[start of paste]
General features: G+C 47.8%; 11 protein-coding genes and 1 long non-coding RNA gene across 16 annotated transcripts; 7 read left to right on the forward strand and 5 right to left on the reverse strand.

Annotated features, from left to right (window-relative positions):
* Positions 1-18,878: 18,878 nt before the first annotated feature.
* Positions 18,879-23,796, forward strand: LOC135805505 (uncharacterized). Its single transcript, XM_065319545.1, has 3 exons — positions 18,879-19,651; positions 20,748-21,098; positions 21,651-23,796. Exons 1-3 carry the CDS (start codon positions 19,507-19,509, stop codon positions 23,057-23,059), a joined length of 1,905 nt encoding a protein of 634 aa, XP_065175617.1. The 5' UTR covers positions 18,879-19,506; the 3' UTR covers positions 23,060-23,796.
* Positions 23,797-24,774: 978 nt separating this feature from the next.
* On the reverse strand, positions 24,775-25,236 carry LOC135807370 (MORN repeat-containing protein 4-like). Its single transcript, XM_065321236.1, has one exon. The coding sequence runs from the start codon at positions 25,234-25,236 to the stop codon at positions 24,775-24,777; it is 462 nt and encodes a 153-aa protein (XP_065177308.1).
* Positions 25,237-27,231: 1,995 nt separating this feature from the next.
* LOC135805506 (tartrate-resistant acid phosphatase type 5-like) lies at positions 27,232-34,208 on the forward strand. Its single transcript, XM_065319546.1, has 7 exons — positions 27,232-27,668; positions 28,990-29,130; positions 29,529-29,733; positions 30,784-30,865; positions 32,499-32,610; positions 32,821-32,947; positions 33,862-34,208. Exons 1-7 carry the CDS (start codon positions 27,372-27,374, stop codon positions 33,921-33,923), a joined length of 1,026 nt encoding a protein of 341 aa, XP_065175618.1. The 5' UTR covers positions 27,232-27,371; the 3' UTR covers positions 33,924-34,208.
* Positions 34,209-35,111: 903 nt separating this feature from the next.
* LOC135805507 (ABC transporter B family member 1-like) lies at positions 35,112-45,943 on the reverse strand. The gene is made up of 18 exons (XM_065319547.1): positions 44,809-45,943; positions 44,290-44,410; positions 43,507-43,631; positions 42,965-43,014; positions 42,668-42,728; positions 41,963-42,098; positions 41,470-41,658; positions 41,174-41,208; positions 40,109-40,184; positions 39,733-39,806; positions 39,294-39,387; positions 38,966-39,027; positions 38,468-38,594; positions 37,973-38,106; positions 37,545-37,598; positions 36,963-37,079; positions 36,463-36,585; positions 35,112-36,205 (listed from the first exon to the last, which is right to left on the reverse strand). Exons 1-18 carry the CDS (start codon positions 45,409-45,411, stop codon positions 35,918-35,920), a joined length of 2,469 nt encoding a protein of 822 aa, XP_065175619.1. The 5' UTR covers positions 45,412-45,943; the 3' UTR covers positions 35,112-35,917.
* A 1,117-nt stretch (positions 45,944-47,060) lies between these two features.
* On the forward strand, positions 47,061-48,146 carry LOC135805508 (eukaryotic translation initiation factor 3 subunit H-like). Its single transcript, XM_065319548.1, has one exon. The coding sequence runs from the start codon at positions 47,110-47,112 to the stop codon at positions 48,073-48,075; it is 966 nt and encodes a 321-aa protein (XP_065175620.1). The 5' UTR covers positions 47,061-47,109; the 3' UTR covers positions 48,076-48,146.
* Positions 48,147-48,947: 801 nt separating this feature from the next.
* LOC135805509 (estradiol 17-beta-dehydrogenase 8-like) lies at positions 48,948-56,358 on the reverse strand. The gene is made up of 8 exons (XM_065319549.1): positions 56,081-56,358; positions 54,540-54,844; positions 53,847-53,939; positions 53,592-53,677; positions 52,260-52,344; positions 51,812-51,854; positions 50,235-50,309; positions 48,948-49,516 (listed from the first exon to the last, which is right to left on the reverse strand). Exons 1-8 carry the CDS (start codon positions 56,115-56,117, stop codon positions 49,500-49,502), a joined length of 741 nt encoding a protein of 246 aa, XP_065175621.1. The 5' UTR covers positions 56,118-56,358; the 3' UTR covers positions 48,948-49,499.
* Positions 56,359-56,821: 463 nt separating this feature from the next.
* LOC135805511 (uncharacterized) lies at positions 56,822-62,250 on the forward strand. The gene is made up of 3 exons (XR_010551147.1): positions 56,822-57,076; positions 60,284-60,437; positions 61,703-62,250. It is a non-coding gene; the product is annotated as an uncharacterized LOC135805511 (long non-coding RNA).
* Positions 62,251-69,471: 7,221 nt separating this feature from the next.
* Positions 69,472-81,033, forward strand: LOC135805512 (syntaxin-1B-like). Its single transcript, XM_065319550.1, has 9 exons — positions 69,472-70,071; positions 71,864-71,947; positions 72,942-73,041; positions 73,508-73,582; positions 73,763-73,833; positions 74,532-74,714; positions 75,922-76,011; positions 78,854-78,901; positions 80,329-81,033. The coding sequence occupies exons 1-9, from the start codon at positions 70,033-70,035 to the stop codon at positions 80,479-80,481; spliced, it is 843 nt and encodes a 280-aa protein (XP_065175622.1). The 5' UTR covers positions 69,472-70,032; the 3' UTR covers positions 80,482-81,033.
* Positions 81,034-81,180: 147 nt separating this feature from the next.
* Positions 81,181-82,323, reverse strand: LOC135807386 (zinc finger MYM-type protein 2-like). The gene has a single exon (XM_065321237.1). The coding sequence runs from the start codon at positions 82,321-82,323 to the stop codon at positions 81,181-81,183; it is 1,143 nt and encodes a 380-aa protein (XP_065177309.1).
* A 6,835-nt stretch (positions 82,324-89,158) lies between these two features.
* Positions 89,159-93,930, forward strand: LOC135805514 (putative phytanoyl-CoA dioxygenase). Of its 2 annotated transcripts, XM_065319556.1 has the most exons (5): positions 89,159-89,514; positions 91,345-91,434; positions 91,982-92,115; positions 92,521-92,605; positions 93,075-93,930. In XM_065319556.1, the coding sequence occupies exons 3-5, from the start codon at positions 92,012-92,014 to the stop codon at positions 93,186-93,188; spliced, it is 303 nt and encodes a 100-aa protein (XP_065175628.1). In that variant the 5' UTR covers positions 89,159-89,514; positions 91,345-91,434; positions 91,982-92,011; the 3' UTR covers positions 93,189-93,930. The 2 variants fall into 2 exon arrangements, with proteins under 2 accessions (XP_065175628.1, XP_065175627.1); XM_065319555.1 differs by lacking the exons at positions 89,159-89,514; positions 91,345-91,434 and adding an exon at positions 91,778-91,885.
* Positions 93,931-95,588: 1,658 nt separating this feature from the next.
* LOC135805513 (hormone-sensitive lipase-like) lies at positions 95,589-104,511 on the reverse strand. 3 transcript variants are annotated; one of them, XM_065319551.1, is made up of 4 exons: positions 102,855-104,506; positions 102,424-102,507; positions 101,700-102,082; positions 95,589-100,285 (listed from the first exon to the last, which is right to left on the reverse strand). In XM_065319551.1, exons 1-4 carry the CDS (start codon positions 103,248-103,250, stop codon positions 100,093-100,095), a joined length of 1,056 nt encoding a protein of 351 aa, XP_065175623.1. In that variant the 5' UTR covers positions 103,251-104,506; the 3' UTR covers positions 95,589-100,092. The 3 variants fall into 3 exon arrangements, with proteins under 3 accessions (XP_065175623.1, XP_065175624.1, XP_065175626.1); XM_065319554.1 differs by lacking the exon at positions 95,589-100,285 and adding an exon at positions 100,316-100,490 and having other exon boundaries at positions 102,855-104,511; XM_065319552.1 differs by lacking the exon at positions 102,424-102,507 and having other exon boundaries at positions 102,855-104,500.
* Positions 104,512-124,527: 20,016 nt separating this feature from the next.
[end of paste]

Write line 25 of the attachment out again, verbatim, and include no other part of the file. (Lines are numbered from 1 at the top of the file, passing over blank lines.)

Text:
* Positions 104,512-124,527: 20,016 nt separating this feature from the next.